BLOG: From conserving fruit to conserving the planet

13 July 2021

The pupils of St Richard’s had no trouble getting to grips with the Climate and Ecological Emergency Bill and even brought it up with their MP.

As we see record temperatures, raging storms and even the sea on fire, it’s clear our environment is changing and not for the better. To reaffirm our commitment to sustainability and a planet-friendly food system, School Food Matters has joined the Climate and Ecological Emergency (CEE) Bill Alliance.

Along with friends such as Sustain and well-known names such as the Co-op, The Body Shop and Oxfam, we in the Alliance want to see the Government pass the CEE Bill. It will give us the legal power to tackle the worsening emergency that we are in and can be read here.

Last week, I visited St Richard’s CE Primary School in Richmond, where I discussed the Bill with Year Five children, who were not only interested but already extremely well informed.

We explored the problems facing the planet and what they are up to locally. Great projects such as their walk to school days, air quality monitoring system and clean air demonstrations by the pupils outside of the school brilliantly exemplify the children taking responsibility for the environment.

Year Five wanted to know more about the CEE, the Bill and what they could do.

We talked green energy, fossil fuels and habitat loss. (I was glad to reassure one member of the class that, although global mining and drilling has had many negative effects, their dream of becoming a gold prospector may still hold some hope!) Given that an estimated one third of global emissions result from the food system, and the massive contribution to ecological destruction that intensive farming has, the importance of choosing what goes on our plates was well understood.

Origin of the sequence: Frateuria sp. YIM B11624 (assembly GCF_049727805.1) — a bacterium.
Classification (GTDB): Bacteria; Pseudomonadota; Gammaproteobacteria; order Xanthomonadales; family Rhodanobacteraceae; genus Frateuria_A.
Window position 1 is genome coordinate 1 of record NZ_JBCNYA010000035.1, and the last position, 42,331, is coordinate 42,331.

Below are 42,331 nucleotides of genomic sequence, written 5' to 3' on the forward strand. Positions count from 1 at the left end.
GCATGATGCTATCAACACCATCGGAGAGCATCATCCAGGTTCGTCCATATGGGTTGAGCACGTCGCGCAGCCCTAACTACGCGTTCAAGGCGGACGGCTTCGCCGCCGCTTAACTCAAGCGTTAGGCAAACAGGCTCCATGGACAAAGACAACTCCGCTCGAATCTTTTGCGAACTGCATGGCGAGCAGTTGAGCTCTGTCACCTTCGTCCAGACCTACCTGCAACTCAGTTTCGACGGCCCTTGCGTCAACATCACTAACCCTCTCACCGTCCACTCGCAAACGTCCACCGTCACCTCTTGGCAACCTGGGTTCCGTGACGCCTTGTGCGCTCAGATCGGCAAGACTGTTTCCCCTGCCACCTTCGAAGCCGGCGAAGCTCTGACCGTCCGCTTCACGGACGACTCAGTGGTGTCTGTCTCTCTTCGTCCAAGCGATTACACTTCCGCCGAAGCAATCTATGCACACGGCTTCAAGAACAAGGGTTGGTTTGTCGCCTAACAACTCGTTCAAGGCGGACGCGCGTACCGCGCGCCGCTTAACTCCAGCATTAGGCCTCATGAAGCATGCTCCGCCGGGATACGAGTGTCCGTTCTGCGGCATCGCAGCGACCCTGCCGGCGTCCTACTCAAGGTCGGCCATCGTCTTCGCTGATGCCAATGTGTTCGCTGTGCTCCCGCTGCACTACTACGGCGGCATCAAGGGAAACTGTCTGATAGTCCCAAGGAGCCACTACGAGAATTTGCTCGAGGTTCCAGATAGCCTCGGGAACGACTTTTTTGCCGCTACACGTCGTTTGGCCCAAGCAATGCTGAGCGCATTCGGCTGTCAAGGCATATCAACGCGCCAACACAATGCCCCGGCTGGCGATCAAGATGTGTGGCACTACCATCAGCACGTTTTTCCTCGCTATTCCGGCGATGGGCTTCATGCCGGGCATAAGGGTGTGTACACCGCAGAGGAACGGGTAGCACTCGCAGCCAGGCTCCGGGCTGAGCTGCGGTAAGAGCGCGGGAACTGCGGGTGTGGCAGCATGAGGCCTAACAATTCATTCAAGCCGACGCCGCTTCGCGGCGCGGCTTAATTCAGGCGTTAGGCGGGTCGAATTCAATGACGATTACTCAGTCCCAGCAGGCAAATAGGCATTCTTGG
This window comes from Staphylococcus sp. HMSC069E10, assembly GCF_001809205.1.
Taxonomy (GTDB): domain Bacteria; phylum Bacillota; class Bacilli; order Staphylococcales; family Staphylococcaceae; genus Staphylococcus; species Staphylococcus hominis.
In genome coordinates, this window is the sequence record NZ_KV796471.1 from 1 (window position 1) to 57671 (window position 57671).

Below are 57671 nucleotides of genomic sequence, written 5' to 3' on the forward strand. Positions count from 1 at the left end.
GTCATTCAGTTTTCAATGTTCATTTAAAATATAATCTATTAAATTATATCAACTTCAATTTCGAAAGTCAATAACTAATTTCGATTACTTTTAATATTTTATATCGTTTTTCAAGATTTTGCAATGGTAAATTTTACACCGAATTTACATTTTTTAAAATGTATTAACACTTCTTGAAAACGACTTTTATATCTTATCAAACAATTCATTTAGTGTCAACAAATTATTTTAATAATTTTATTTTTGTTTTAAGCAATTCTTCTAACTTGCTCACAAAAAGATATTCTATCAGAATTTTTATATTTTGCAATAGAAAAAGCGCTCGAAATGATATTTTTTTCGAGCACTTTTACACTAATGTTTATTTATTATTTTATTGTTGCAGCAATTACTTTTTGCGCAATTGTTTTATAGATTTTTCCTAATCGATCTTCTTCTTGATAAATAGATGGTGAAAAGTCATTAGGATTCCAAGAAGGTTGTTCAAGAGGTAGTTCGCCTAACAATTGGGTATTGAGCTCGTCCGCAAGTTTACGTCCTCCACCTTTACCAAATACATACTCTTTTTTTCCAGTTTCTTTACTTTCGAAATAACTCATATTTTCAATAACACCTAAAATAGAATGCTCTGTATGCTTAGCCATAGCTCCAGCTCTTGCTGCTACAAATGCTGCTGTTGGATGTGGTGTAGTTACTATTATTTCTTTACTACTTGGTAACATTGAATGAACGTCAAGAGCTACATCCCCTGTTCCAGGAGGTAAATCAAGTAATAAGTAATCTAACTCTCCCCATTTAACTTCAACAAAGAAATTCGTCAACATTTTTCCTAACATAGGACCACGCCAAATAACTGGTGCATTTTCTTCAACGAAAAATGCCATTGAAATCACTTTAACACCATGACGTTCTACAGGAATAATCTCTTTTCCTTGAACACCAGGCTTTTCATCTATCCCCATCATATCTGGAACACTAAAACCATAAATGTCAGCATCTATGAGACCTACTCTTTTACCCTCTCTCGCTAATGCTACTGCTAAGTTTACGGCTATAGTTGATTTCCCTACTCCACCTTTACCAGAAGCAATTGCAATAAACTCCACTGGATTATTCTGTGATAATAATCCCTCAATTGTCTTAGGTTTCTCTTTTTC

“I didn’t know where food comes from can destroy habitats.”

“We need to look after the insects to help all the plants grow.”

Year 5 pupils

St Richard’s children thought about contacting local politicians and letting them know they care. Impressively, the class were able to name their local MP, Sarah Olney, who we decided to invite along to see their market stall.

Last wednesday was market day, and the shoppers of Richmond town centre were treated to a selection of jams and chutneys being sold by children who would have put any team on The Apprentice to shame. The produce had all been locally and responsibly grown, so the marketeers could see an entire, environmentally responsible food system from seed to stall.

Councillor Penny Frost and CEE Bill co-sponsor Sarah Olney MP both came to buy some delicious jams and chutneys. With the politicians there, the young salespeople gladly engaged them in conversations about conservation and were pleased to find out their representatives strongly support taking the necessary steps to combat the crises we face.

It was great to see not only entrepreneurial, but politically interested young people speaking about such important issues with people in power. Who knew that selling chutney would provide a platform for political engagement?!

Written by Sean Turner, Policy Officer

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